The Verge on 39 SF, Fantasy, and Horror Novels to Read in April

Sunday, April 30th, 2017 | Posted by John ONeill

Proof of Concept Gwyneth Jones-small Forgotten Worlds-small Brimstone Cherie Priest-small

Here we are on the last day of April. Setting aside the obvious question How the heck did that happen so fast?, it’s clear we need to take drastic action on our reading plan. We have about three weeks of reading to do and, uh, about two hours to do it in.

Well, best we use those last two hours productively. Over at The Verge, Andrew Liptak has some useful suggestions. Let’s see what he has for us.

Brimstone by Cherie Priest (April 4th)

During the First World War, Tomás Cordero wielded a flamethrower, and left the battlefield a broken man. He discovers that his wife died of the flu, after returning home, and he’s haunted by dreams of fire whenever he sleeps. In Cassadaga, Florida, Alice Dartle is a clairvoyant who also dreams of fire, and seeks out Cordero, trying to bring him some peace. However, the flames that bind them were started centuries ago, from someone whose hate extends beyond the grave.

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April 2017 Lightspeed Magazine Now Available

Sunday, April 30th, 2017 | Posted by John ONeill

Lightspeed April 2017-smallI’ve fallen into an odd routine with a few online fiction magazines. Instead of reading them as they come out, I hang out at Tangent Online and use their reviews to point me towards interesting stuff. It works out pretty well, and for the most part the TO reviewers keep on top of the flood of online fiction a lot better than I do. Victoria Silverwolf’s review of the April issue of Lightspeed magazine appeared on Tuesday, and it’s got several stories that sound right up my alley.

“Infinite Love Engine” by Joseph Allen Hill is a lightning-paced tale of a cyborg sent on a mission to save the universe from a thing which causes all lifeforms to love it. Along the way she encounters a wide variety of bizarre beings, from a dangerous “braincube” to a planet-sized entity known as the Drowning King. Narrated in a highly informal style, this wild and woolly space opera doesn’t seem intended to be an out-and-out comedy, although it’s hard to take it too seriously with characters called Beeblax and Zarzak…

Much more intimate is “Seven Permutations of My Daughter” by Lina Rather, although its scientific content is no less fantastic. The narrator is a physicist who has built a device which allows her to journey to parallel universes. For story purposes, this might as well be magic. She uses it in an attempt to find a world where her estranged, heroin-addicted daughter is safe and happy…

“Remote Presence” by Susan Palwick seems at first to take place in our own mundane reality. We soon find out, however, that the characters all accept the fact that ghosts are real, and that sometimes they must be helped — or forced — to move on to the next world. The protagonist is a hospital chaplain. In addition to his many other duties, he also has to deal with an elderly woman who has died in the emergency room and who continues to haunt it, only because she is lonely and wants someone to talk to….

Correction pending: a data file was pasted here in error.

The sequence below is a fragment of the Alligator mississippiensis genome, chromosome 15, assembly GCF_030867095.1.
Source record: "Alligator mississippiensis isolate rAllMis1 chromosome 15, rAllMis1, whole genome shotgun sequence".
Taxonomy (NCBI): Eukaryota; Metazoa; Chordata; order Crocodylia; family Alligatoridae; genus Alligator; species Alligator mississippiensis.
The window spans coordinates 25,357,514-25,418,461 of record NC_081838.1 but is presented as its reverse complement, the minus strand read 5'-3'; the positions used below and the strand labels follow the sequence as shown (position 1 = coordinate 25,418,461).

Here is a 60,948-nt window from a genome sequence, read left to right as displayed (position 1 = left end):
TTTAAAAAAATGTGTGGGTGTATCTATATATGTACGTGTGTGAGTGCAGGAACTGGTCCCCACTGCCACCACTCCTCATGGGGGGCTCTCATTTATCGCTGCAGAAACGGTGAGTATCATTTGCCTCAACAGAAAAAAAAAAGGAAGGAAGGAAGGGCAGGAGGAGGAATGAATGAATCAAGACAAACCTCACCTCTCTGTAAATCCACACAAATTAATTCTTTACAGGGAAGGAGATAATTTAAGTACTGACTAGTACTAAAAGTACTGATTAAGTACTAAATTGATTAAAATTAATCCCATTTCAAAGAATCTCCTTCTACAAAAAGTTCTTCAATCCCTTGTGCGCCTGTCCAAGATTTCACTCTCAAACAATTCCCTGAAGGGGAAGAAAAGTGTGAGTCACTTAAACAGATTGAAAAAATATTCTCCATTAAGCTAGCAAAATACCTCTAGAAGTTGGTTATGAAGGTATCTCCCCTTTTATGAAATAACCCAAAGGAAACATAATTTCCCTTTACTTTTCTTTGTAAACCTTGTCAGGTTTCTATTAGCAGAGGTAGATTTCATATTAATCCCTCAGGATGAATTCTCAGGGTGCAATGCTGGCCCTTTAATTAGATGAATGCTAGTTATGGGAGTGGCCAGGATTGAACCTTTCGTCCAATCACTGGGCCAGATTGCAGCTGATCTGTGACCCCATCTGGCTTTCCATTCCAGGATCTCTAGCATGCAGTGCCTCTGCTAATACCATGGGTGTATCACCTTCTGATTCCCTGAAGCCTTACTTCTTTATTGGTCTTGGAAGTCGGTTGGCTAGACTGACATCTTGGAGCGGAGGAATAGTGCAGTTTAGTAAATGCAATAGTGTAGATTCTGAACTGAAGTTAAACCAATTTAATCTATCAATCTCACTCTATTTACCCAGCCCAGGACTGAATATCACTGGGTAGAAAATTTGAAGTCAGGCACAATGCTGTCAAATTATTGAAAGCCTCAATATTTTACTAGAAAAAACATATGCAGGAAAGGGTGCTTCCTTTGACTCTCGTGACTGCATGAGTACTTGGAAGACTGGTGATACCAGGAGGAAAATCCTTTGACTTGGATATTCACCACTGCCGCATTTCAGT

Read Victoria’s complete review of the April issue here.

This month’s Lightspeed offers original fantasy by Susan Palwick and Jess Barber, and fantasy reprints by Genevieve Valentine and Charles Yu, and original science fiction by Joseph Allen Hill and Lina Rather, plus SF reprints by Paul Park and Nancy Kress. The non-fiction includes an editorial from John Joseph Adams, author spotlights, Book Reviews by Andrew Liptak, a review of Resident Evil: The Final Chapter by Carrie Vaughn, and an interview with Aliette de Bodard by Christian A. Coleman.

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Breaking Into Comics as a Writer: Mucho Opportunities

Sunday, April 30th, 2017 | Posted by Derek Kunsken

Fantastic Four Ego the Living Planet-small

I knew I wanted to be a writer basically when I learned how to write in English. That might have been as young as grade two, but certainly by grade three (I was in immersion school so we learned to read and write in French first).

My mother gave me my first four comic books in the summer between grades four and five, and I remember making plans with my best friend Eric (who liked to draw) about us making comics together.

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New Treasures: Dream Forever, the Conclusion of The Dream Walker Trilogy, by Kit Alloway

Saturday, April 29th, 2017 | Posted by John ONeill

Dreamfire-small Dreamfever-small Dream Forever-small

One of the nice things about review copies is that they force you to consider books that might normally slide under your radar.

Dream Forever is a tidy example. It’s got a pretty but fairly generic young adult cover — a teen girl sprawling on an abstract purple landscape — and it’s exactly the kind of thing my eyes would have surfed right past on the New Arrivals table. When a review copy arrived from St. Martin’s Press, I honestly forget about it for nearly a month.

But I picked it out of the stack this morning, and figured I should at least make an effort to learn what it’s about. And I discovered it’s the closing novel in a new trilogy from debut author Kit Alloway, featuring a talented dream walker trained by a secret society to battle horrific nightmares — not at all what I might have guessed from the cover design. Publishers Weekly called the opening novel “A suspenseful riddle full of intrigue,” and Kirkus Reviews said “The nightmare vignettes are rivetingly chilling. A dark and exciting paranormal adventure.”

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Collecting (and Selling) Ace Doubles

Saturday, April 29th, 2017 | Posted by John ONeill

black-gate-booth at Worldcon 2012

Selling vintage paperbacks at the Chicago Worldcon, 2012.
That’s Peadar O’Guilin and Kristin Janz in the background,
and David Kyle’s hand at left

I’ve been collecting science fiction paperbacks for around forty years, and attending SF conventions for roughly the same period. So it’s natural to eventually combine the two. About fifteen years ago, after I’d started selling Black Gate magazine at conventions, I decided to package up some of the older duplicates sitting in my basement and bring them along too.

That quickly became the biggest draw at our booth. As I learned the hard way, struggling in vain to launch a new fantasy magazine, the audience for short fiction in this field gets smaller every year. But interest in vintage science fiction seems to sharpen and grow with each passing month.

It was especially gratifying to see young SF readers approach the booth, eyes wide, taking in the colorful rows of hundreds of paperbacks published before they were born. Sometimes they’d make appreciative comments like, “I can’t believe you have such an incredible collection… it seems a shame to sell it!” Of course, if four tables stacked with books seemed unbelievable, the truth (that this wasn’t my collection, but just a small fraction of the duplicates from my collection) would probably tax their fragile credulity to the limit, so in those moments I’d usually just smile and say, “Shucks. Thanks.”

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Future Treasures: Netherspace by Andrew Lane and Nigel Foster